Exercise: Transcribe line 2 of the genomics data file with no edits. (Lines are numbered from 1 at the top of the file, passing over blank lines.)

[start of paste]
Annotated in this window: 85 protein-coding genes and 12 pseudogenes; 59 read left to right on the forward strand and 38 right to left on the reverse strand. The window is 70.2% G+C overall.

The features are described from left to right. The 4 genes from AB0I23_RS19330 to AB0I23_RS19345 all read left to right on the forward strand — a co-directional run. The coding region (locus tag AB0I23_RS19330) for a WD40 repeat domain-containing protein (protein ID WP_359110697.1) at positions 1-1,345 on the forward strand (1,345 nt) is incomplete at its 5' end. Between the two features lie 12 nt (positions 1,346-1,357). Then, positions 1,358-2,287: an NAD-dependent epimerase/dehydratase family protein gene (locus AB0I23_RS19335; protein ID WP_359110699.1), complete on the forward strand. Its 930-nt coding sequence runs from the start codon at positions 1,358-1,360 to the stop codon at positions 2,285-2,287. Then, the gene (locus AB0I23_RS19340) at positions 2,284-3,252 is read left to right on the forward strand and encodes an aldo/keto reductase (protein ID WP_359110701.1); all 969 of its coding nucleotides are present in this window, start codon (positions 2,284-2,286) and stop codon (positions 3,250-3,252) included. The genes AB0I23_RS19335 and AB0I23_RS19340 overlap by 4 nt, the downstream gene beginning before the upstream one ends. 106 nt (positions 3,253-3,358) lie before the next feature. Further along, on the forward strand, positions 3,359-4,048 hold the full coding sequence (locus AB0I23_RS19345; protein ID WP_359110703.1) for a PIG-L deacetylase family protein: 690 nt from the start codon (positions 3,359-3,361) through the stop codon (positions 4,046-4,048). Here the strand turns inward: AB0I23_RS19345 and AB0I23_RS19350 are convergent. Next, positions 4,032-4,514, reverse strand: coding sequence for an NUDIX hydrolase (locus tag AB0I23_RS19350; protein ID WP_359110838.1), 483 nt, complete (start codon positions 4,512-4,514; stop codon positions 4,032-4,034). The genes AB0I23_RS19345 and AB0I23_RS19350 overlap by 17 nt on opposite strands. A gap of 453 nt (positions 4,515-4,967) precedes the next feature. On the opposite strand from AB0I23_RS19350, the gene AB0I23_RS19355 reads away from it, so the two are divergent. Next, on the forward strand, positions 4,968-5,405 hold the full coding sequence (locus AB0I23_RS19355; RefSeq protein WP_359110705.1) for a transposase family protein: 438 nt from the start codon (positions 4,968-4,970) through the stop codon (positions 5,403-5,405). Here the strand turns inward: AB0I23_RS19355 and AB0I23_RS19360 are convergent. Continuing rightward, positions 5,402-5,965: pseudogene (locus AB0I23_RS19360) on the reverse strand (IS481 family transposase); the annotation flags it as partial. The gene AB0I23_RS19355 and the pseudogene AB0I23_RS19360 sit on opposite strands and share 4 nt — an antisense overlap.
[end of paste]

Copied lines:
The features are described from left to right. The 4 genes from AB0I23_RS19330 to AB0I23_RS19345 all read left to right on the forward strand — a co-directional run. The coding region (locus tag AB0I23_RS19330) for a WD40 repeat domain-containing protein (protein ID WP_359110697.1) at positions 1-1,345 on the forward strand (1,345 nt) is incomplete at its 5' end. Between the two features lie 12 nt (positions 1,346-1,357). Then, positions 1,358-2,287: an NAD-dependent epimerase/dehydratase family protein gene (locus AB0I23_RS19335; protein ID WP_359110699.1), complete on the forward strand. Its 930-nt coding sequence runs from the start codon at positions 1,358-1,360 to the stop codon at positions 2,285-2,287. Then, the gene (locus AB0I23_RS19340) at positions 2,284-3,252 is read left to right on the forward strand and encodes an aldo/keto reductase (protein ID WP_359110701.1); all 969 of its coding nucleotides are present in this window, start codon (positions 2,284-2,286) and stop codon (positions 3,250-3,252) included. The genes AB0I23_RS19335 and AB0I23_RS19340 overlap by 4 nt, the downstream gene beginning before the upstream one ends. 106 nt (positions 3,253-3,358) lie before the next feature. Further along, on the forward strand, positions 3,359-4,048 hold the full coding sequence (locus AB0I23_RS19345; protein ID WP_359110703.1) for a PIG-L deacetylase family protein: 690 nt from the start codon (positions 3,359-3,361) through the stop codon (positions 4,046-4,048). Here the strand turns inward: AB0I23_RS19345 and AB0I23_RS19350 are convergent. Next, positions 4,032-4,514, reverse strand: coding sequence for an NUDIX hydrolase (locus tag AB0I23_RS19350; protein ID WP_359110838.1), 483 nt, complete (start codon positions 4,512-4,514; stop codon positions 4,032-4,034). The genes AB0I23_RS19345 and AB0I23_RS19350 overlap by 17 nt on opposite strands. A gap of 453 nt (positions 4,515-4,967) precedes the next feature. On the opposite strand from AB0I23_RS19350, the gene AB0I23_RS19355 reads away from it, so the two are divergent. Next, on the forward strand, positions 4,968-5,405 hold the full coding sequence (locus AB0I23_RS19355; RefSeq protein WP_359110705.1) for a transposase family protein: 438 nt from the start codon (positions 4,968-4,970) through the stop codon (positions 5,403-5,405). Here the strand turns inward: AB0I23_RS19355 and AB0I23_RS19360 are convergent. Continuing rightward, positions 5,402-5,965: pseudogene (locus AB0I23_RS19360) on the reverse strand (IS481 family transposase); the annotation flags it as partial. The gene AB0I23_RS19355 and the pseudogene AB0I23_RS19360 sit on opposite strands and share 4 nt — an antisense overlap.